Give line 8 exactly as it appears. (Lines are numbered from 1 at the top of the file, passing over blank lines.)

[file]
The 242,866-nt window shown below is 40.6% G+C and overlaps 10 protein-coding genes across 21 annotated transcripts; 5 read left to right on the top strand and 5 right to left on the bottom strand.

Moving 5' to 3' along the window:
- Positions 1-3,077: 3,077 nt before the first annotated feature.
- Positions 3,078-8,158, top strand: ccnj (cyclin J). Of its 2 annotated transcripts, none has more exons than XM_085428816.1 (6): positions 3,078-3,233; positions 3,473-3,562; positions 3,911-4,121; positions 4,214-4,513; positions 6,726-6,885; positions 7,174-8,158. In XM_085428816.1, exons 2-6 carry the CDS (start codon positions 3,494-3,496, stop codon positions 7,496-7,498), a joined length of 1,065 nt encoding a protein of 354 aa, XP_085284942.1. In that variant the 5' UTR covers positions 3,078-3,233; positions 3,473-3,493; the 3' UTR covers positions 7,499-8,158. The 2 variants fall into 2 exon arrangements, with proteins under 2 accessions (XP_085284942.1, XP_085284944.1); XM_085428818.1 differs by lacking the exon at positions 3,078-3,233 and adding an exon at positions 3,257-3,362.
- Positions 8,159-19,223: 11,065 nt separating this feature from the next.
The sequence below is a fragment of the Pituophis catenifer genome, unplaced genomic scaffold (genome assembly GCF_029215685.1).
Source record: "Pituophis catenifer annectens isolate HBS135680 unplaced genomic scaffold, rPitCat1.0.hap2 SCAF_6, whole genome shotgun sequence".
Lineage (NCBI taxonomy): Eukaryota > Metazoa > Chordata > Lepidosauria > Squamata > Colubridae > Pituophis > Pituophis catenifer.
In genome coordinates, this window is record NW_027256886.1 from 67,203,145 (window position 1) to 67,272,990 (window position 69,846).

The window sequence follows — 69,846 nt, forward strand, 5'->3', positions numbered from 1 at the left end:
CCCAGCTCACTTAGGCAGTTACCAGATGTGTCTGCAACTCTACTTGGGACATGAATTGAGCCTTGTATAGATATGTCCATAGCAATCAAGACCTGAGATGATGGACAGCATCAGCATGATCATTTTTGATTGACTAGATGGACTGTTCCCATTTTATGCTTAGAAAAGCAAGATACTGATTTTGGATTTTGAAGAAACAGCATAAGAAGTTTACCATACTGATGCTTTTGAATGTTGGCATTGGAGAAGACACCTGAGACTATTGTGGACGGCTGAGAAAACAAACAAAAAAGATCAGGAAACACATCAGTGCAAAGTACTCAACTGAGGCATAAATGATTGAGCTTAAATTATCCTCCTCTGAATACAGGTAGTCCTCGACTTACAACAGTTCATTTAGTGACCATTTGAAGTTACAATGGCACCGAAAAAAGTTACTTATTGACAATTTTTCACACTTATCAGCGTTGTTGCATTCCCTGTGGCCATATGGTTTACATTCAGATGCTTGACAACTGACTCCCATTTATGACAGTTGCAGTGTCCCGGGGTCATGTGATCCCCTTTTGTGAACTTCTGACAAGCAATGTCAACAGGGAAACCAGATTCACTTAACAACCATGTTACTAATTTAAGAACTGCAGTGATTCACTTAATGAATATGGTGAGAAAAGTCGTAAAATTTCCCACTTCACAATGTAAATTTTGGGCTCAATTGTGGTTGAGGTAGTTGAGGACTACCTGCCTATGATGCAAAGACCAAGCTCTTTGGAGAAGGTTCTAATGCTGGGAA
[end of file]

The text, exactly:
Lineage (NCBI taxonomy): Eukaryota > Metazoa > Chordata > Lepidosauria > Squamata > Colubridae > Pituophis > Pituophis catenifer.